A mark consisting of or containing the hash symbol (#) or the term HASHTAG is registrable as a trademark or service mark only if it functions as an identifier of the source of the applicant’s goods or services. . . . Generally, the hash symbol and the wording HASHTAG do not provide any source-indicating function because they merely facilitate categorization and searching within online social media . . . .Therefore, the addition of the term HASHTAG or the hash symbol (#) to an otherwise unregistrable mark typically will not render it registrable.

Recently, the TTAB applied this rule and other doctrines, holding that the addition of hashtags usually do nothing to make a mark distinctive. In the case, the TTAB rejected singer Will.I.Am’s application for a hashtag mark for #WILLPOWER because it was too similar to other registered marks containing”willpower,” and the hash symbol had no source-indicating distinctiveness, merely operating as a metadata tag for social media platforms.

The TTAB decision and TMEP provisions greatly narrow the registrability of hashtag marks, as well as their enforcement scope, such that it seems as if there is very little upside to applying for such a mark in most circumstances. An applicant does not need to register an otherwise-registrable mark as a hashtag mark in order to protect the mark if hashed. In such cases, a hashtag registration provides no more protection than a traditional character registration; the hash adds no additional layer of distinctiveness, just as it would not lend distinctiveness to an unregistrable word or phrase. Thus, an applicant should only apply for a hashtag mark in instances in which the non-hashed word or phrase lacks distinctiveness without the hash. If there is a case to be made for a traditional mark, the applicant should pursue that mark instead because traditional marks can be enforced more broadly.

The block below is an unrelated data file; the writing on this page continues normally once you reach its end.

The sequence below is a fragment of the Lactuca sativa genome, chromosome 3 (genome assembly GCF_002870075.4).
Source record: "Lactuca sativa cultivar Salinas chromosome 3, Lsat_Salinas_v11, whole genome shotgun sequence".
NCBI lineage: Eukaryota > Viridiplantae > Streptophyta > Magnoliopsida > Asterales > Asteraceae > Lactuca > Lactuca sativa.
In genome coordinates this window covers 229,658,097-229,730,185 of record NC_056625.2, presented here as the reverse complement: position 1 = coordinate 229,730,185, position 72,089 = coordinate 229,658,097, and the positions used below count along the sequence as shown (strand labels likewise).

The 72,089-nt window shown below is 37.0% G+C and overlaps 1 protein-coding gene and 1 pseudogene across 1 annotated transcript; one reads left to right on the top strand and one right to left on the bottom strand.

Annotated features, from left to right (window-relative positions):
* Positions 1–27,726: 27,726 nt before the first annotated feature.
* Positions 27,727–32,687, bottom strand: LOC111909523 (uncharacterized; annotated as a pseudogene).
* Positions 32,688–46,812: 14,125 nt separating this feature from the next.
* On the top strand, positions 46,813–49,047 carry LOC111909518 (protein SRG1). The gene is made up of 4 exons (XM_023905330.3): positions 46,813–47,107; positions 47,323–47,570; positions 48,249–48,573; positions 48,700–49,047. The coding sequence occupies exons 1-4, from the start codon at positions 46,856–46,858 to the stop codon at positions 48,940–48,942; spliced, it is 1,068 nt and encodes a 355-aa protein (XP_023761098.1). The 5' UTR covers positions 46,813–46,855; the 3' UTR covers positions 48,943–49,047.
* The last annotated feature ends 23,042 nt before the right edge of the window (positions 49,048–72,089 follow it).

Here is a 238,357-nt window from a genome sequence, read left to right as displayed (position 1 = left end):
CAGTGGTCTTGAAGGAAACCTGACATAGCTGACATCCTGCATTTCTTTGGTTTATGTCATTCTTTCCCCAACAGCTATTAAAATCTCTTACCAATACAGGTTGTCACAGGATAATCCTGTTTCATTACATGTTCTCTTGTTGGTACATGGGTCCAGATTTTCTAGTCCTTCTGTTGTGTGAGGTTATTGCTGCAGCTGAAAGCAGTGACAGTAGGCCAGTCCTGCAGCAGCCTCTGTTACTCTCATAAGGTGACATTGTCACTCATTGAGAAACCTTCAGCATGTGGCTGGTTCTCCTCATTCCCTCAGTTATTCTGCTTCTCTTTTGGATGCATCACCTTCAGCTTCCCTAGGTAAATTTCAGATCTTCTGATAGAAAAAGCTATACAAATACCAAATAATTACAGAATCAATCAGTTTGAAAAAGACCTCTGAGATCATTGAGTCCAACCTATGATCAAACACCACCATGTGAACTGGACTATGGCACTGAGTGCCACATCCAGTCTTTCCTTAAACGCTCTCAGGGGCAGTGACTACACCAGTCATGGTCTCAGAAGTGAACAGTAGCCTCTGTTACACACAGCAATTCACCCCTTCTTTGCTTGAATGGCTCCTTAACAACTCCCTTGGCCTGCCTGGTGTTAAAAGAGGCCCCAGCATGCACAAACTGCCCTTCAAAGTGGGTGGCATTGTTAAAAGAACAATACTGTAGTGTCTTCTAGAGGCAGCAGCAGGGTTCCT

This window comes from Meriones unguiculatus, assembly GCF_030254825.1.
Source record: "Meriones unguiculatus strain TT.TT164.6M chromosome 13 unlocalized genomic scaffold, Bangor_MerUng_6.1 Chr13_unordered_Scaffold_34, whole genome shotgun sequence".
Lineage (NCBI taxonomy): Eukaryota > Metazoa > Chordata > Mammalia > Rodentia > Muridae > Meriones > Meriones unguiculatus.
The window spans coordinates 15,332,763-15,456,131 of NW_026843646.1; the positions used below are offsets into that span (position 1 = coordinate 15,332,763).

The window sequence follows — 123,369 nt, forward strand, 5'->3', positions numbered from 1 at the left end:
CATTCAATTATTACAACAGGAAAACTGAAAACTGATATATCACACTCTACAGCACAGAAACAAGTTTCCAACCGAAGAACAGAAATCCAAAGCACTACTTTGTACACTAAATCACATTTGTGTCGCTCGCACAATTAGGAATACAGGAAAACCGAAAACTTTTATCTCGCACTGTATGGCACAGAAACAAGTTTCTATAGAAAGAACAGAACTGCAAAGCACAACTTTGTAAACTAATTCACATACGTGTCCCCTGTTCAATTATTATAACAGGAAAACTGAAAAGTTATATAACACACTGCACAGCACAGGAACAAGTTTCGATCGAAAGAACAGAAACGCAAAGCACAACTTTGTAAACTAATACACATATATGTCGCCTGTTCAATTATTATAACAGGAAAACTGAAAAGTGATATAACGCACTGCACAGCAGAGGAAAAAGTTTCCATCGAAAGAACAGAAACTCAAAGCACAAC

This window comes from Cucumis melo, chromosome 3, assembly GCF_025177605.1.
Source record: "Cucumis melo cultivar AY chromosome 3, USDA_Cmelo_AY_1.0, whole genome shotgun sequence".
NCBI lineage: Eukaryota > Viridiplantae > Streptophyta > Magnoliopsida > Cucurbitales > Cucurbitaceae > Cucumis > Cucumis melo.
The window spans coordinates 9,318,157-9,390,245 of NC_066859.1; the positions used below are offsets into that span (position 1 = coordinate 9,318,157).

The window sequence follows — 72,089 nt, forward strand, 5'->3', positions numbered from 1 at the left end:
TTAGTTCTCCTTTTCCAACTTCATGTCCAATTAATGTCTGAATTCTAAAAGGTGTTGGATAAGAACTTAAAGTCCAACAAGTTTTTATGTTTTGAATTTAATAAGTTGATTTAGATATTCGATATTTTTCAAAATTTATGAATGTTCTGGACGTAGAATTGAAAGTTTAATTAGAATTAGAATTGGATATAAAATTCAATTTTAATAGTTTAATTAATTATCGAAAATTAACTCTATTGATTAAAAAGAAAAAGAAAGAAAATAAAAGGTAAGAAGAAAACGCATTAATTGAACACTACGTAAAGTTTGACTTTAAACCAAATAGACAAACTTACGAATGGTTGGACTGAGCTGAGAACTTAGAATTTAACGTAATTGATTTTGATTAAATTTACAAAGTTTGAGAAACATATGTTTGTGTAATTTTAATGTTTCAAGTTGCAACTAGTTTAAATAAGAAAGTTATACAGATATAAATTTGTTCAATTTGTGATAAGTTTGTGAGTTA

If an applicant applies, however, only for a hashtag mark, then non-distinctiveness absent the hashtag will work to preclude the registrant from enforcing the mark in non-hashed situations. Even if the hashtag mark could be a mark on its own without the hash, the fact that the hashtag mark is either the first or only mark could result in a presumption against non-hashed distinctiveness–after all, why apply for a hashtag mark at all in such circumstances? It may also be more difficult to prove that non-hashed phrases, which in their non-hashed form are separated by spaces, infringe the hashtag mark. Imagine, for example, two competing phrases (the first example of which is a registered hashtag mark):